I saw it in her eyes, the storm inside,
carefully concealed behind her smile,
so easily put on from years of putting on.
I heard it in her voice, the deluge held at bay
by words, carefully chosen lest they reveal
the real story, hidden from view but there.
I felt it in her hand as I met it with my own;
cold, almost lifeless it was as if she was
barely holding on to what little she had left.
I saw it across the room in her lowered eyes
that simply stared, their gaze held
by the awfulness of her reality.
She was there but not there, her voice of despair
silenced amidst the incessant chatter
of those she came to meet.
Unseen, unheard, she remained unmoved by the very ones
who might have seen and heard her silent pleas,
not unlike their own and not that long ago.

Philippians 2:1

Don’t let this moment go by…

        Fathers Day has always been a difficult day for me. I only had my dad for 24 years, but during those years, I knew what it was to be loved unconditionally, and I’ve never forgotten what that was like. There are no arms now that hold me close but there is a Love that will not let me go.

      My dad went to church his entire life but didn’t accept Jesus Christ as his personal Savior until two months before he met Him face to face. He was 70 years old. No one would ever have thought that my dad was not on his way to heaven. He never gossiped or said unkind things about anyone. Dad never talked much–except about farming–but when he did it was always worth listening to. He loved life and the land, his family and being at home. He was respected in the community because he was a good man and a good farmer.

      On one of his frequent visits, our pastor, Kenneth Pickering, who knew that Dad didn’t have long to live, asked him if he was ready to meet Jesus.  Dad admitted he wasn’t totally sure but said he’d always tried to do what was right and had gone to church all of his life so he supposed he would go to heaven. As Kenneth shared Romans 10:9-10 with him, Dad realized that, even though he believed in Jesus, he never had asked Him to be the Lord of his life.

      That afternoon I got a call from Kenneth, who told me I should go see my dad, so I drove the mile to Mom & Dad’s house. When I went in the bedroom, I saw the huge smile Dad had on his face, and I sat on the edge of the bed while he told me how he had asked Jesus to come into his life and knew he would be in heaven when he died. Even though Dad was bedfast and in constant pain, there was a new peace in his voice and in his expression too—a peace that had never been there before.

      During the next two months, as the cancer claimed more of my dad’s once-healthy body, he didn’t complain about the increasing pain but always tried his best to manage a smile. One night when I was spending the night so Mother could sleep, my dad cried out, “Sara, Sara, come here!” I was just a few steps away in the den and was by his side in a few seconds. Grabbing my arms with his trembling hands, he looked into my eyes and said, “Make sure they go to heaven. Make sure they all go to heaven—all of you and the children—make sure they all accept Jesus. I want to see all of you again. Will you promise me you’ll do that?” he cried. As I comforted him, I assured him I would tell everyone in our family what he wanted, and through the years I have. Two weeks later, my dad met the Jesus he had heard about all his life but had only really known for two months.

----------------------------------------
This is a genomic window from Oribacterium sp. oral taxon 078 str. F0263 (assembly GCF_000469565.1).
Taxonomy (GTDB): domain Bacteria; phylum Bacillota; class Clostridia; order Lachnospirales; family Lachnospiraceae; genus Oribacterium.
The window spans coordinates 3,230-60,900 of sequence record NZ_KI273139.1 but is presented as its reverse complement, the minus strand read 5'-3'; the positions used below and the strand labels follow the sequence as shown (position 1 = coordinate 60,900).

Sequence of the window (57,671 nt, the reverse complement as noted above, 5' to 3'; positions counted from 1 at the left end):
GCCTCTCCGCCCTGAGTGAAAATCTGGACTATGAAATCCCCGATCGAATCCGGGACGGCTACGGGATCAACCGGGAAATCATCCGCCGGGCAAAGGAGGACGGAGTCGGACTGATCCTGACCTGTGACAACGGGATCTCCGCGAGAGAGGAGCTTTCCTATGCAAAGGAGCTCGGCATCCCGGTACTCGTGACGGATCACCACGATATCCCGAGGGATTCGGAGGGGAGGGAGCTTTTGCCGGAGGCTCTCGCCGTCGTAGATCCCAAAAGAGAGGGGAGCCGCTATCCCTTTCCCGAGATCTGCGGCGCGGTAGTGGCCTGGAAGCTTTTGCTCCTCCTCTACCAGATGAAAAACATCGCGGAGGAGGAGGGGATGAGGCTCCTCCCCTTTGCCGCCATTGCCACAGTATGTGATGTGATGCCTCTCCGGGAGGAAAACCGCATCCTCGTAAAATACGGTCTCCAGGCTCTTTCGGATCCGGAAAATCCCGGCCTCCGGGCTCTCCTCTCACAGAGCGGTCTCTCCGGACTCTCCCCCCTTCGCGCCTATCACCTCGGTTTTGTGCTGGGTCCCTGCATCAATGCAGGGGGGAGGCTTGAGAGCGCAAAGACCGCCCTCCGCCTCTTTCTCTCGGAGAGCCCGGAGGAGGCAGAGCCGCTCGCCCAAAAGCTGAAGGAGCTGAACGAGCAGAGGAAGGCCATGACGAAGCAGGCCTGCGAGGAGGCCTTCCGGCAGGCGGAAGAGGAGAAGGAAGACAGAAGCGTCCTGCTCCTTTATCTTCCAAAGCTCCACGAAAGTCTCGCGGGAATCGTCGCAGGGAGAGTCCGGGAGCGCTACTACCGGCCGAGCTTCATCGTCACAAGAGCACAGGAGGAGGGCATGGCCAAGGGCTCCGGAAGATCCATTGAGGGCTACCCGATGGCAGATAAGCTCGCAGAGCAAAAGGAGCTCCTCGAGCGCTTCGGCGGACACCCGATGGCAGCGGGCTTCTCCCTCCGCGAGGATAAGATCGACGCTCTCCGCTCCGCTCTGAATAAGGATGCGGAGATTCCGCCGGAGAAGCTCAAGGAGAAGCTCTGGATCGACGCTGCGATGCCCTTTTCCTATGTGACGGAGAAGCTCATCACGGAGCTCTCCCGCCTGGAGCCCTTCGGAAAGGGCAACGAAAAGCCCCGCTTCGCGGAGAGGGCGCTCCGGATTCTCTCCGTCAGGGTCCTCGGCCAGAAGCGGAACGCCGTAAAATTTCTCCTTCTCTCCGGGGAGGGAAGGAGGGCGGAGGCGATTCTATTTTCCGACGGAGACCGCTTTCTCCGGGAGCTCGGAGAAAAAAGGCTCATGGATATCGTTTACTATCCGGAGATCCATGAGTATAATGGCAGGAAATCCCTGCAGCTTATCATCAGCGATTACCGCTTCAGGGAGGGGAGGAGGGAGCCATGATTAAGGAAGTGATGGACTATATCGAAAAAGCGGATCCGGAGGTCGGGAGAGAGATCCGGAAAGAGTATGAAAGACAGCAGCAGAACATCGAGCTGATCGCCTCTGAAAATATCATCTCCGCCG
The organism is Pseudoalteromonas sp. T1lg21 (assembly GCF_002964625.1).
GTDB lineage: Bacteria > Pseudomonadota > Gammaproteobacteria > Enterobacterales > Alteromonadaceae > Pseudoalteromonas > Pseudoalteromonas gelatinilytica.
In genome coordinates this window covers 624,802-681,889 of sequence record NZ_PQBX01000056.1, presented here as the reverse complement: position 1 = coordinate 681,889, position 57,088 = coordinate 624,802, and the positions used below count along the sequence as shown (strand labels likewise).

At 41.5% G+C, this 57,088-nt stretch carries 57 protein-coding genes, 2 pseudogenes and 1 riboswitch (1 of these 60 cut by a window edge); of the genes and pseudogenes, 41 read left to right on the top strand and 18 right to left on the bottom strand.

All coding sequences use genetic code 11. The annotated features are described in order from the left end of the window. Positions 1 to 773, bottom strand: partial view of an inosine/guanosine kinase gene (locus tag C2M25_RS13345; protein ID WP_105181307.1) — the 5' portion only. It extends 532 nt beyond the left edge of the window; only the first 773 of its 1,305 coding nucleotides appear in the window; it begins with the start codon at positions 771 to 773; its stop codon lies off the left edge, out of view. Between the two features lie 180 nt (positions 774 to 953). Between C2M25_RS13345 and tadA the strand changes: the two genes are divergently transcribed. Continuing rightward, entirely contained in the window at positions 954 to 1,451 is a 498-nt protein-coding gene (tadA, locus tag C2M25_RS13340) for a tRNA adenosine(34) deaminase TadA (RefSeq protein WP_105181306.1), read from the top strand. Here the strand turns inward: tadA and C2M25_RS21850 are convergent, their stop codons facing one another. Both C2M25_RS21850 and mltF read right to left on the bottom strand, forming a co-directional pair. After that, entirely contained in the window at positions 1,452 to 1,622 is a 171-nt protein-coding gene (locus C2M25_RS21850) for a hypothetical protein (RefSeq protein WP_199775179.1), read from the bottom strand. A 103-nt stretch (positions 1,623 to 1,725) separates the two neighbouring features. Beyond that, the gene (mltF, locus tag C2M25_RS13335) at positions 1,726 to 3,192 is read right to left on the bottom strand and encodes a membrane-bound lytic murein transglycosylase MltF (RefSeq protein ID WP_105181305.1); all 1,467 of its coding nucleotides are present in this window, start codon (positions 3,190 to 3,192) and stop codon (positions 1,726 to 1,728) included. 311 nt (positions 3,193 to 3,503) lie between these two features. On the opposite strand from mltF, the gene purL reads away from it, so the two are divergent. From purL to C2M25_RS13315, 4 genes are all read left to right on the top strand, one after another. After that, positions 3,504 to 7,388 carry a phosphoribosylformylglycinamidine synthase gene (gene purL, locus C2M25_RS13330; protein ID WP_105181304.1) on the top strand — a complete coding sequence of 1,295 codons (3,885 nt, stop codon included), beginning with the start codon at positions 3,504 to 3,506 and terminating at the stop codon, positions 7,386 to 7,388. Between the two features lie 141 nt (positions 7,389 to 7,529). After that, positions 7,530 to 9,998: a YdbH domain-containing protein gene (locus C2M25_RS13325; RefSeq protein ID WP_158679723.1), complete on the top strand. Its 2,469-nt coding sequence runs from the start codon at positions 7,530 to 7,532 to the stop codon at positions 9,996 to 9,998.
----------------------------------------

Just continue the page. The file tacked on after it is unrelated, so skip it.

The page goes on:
It dawned on me just today that I am the same age Dad was when he went to his heavenly home; and although I have no life-threatening illness, who knows except God how much time I have left on this earth? I’ve shared my dad’s story with many people, and the bottom line is, someday, and it may be today, we will go from this place we call home to the place we will spend eternity—either with God or without Him. Don’t let the opportunity go by to say ‘I love you’ or ‘Forgive me’ or ‘Do you know Jesus?’ This moment–right now–might be your last chance.


Get on your mark, get set, go!

Questions and answers this morning, as I listen…

Are you so focused on running the race of your own life that His Life is passing you by? Then, take your eyes off your own personal patch of pavement and lift them instead to the One who calls the only Race that really matters, the only one with eternal consequences. Winning that race isn’t about being the first one to cross the finish line, it’s about focusing and finishing—focusing on what you know to do and finishing with the knowledge that you have run the race well.

Are you giving all by doing the work God has called you to with your whole heart; or are you impatient, bored, dissatisfied with your life? Then, get close to Him, take your eyes off of yourself, and look into the Life of the One who has called you. Resist the urge to just do something, but stand there—before Him—exposed in confession and repentance. Purposefully put things right with the One who redeemed you, who bought you with a price—His own life, hung on a cross for the entire world to see. Redirect your gaze from self to Savior. All that you have is because of Him. Live your thankfulness today by being His Hands, His Voice, His Feet, as you ‘go into all your world.’ (Matthew 28:18-20)